The Hoot Smalley Report #6: Tom Ortenberg
Here is a person of interest that the filmmakers of New Mexico might want to emulate in some kind of way.
Tom Ortenberg, a Lionsgate Veteran and recent expatriate of the Weinstein Co., has decided to launch an independent production company that will finance films up to the magic number of $ 5 million (sounds familiar) and provide a multitude of other services ranging from consulting to distribution. Why is this so interesting and so sad at the same time?
It’s interesting because the individual is providing a business model for independent productions to actually be viable economic entities. It’s sad because Mr. Ortenberg has decided to set up shop in Santa Monica as opposed to a locale in New Mexico.
Mr. Ortenberg might utilize the studios and the work force here locally at some point in the future, because New Mexico is not his home base and does not have a claim for taxation on his business. The state of New Mexico needs this type of revenue to keep the film industry strong here.
Santa Fe and Albuquerque alone have already invested so much money in their studios, and the state as a whole has invested a significant amount more in terms of training and education; if we don’t find a way of attracting these high dollar independents to take root here, then we will have wasted millions of tax dollars on a pipe dream.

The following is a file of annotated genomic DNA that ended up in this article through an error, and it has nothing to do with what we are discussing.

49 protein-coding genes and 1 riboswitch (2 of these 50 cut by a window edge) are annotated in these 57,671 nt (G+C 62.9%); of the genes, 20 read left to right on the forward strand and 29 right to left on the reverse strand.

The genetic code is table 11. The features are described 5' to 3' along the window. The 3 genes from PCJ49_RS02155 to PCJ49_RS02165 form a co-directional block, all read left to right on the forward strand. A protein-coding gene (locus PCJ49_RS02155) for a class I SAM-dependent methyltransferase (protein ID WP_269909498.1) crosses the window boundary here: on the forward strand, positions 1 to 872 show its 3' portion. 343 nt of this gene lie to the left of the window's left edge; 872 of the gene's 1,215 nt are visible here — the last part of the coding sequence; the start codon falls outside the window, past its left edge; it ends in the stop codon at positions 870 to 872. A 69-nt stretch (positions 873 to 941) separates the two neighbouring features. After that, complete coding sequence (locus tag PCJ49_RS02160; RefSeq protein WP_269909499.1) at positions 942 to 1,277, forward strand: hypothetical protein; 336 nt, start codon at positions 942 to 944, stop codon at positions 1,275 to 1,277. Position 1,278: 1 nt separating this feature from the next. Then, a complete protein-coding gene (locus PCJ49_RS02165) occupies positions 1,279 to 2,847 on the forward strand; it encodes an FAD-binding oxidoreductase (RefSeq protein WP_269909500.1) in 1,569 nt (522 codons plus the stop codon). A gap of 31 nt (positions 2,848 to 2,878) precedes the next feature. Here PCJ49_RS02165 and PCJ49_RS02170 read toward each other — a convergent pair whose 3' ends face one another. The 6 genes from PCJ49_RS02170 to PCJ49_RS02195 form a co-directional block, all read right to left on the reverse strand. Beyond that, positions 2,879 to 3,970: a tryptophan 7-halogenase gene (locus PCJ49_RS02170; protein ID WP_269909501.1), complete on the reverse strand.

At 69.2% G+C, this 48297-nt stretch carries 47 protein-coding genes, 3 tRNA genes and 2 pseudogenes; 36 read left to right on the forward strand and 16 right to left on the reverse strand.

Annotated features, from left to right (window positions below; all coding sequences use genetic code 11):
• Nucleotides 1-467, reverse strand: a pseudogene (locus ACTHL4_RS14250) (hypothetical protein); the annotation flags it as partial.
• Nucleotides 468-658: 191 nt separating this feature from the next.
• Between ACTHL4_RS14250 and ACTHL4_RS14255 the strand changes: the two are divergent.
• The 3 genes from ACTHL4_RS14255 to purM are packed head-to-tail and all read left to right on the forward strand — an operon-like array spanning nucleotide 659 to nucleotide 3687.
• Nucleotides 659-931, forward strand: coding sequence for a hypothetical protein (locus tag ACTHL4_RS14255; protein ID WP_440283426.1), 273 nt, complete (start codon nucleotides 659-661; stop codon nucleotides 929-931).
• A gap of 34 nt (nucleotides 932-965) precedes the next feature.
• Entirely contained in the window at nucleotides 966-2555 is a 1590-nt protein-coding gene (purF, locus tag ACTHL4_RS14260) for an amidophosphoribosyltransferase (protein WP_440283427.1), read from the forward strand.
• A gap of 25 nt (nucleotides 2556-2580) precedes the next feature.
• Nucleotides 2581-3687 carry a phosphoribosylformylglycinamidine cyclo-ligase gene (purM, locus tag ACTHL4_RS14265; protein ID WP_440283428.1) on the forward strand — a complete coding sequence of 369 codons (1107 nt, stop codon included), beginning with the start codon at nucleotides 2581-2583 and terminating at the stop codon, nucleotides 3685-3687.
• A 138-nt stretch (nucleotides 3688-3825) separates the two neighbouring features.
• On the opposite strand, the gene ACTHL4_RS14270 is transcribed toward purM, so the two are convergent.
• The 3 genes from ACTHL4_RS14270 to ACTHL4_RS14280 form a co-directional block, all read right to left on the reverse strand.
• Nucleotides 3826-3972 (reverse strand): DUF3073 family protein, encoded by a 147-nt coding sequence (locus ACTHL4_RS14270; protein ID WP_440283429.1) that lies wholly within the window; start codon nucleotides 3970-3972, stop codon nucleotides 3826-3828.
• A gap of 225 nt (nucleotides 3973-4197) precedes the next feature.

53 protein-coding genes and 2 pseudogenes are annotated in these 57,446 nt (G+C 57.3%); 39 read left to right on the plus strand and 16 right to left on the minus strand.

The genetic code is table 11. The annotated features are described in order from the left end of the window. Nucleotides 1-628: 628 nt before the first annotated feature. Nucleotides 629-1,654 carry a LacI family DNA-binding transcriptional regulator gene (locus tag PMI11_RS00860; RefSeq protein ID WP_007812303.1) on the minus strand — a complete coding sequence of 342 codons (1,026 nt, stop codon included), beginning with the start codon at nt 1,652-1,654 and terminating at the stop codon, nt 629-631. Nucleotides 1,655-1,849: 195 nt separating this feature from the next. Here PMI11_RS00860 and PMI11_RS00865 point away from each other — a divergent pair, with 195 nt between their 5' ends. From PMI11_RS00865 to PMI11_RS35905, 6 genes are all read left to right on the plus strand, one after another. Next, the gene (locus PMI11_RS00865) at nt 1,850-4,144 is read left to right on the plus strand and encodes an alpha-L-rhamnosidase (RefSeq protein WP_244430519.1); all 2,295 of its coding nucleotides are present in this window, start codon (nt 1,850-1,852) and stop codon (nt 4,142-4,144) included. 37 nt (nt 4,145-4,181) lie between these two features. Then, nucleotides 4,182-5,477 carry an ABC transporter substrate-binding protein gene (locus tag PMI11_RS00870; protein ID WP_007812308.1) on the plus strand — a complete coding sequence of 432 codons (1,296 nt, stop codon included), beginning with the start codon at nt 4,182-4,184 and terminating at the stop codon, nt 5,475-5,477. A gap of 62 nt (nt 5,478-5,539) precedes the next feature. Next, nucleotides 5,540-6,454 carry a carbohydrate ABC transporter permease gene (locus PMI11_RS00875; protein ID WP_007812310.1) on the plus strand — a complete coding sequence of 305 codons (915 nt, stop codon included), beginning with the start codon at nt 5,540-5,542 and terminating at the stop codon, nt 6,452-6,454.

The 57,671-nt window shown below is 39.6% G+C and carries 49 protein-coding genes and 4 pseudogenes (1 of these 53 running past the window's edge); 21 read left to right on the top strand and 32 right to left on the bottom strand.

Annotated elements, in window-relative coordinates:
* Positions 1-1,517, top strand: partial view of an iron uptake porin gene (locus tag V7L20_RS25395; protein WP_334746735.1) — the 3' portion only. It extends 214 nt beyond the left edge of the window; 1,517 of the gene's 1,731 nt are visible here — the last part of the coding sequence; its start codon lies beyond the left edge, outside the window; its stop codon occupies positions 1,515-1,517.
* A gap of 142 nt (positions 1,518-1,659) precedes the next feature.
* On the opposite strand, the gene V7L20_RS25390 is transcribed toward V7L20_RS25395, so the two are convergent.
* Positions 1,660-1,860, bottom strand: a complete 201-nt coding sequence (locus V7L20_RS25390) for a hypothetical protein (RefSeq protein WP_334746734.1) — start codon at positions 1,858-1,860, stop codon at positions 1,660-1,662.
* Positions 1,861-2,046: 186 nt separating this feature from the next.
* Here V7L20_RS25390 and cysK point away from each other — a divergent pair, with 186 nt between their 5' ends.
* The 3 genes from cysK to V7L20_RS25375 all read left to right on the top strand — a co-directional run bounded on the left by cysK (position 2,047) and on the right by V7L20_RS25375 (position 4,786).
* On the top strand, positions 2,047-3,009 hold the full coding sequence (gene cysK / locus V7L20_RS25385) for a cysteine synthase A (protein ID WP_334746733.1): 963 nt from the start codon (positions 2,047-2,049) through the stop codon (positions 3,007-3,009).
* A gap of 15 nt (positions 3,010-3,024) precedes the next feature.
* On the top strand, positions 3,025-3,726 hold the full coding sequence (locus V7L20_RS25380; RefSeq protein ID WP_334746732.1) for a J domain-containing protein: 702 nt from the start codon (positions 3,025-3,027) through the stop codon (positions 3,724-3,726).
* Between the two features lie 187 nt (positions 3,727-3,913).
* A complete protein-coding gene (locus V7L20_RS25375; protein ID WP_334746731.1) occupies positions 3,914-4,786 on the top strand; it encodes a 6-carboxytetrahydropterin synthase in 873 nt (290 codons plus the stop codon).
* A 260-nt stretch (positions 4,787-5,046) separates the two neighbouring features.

Folks, we are past the point of no return on this issue in terms of making Santa Fe and Albuquerque Studio Cities. (This is an industry term that basically regards a town or city as being on the same level as New York or L.A. in regards to filmmaking in general.) If we turn back now we will lose more than we could ever hope to recoup, leaving us with a Gross Loss of revenue and assets.
H.B. 634, the bill sponsored by our new Mayor-Elect R.J. Berry, would be a good means by which we could establish our own Independent Film Community and lead to more jobs and a better rate of collectible taxes. This along with a collective entrepreneurial might actually help to pull us out of our current economic slump (which, truth to tell, wouldn’t take much; as last I checked the current unemployment rate for New Mexico is at an incredibly low 7.5% +/- 0.2% –, well below the national average) and create a more stable film industry overall.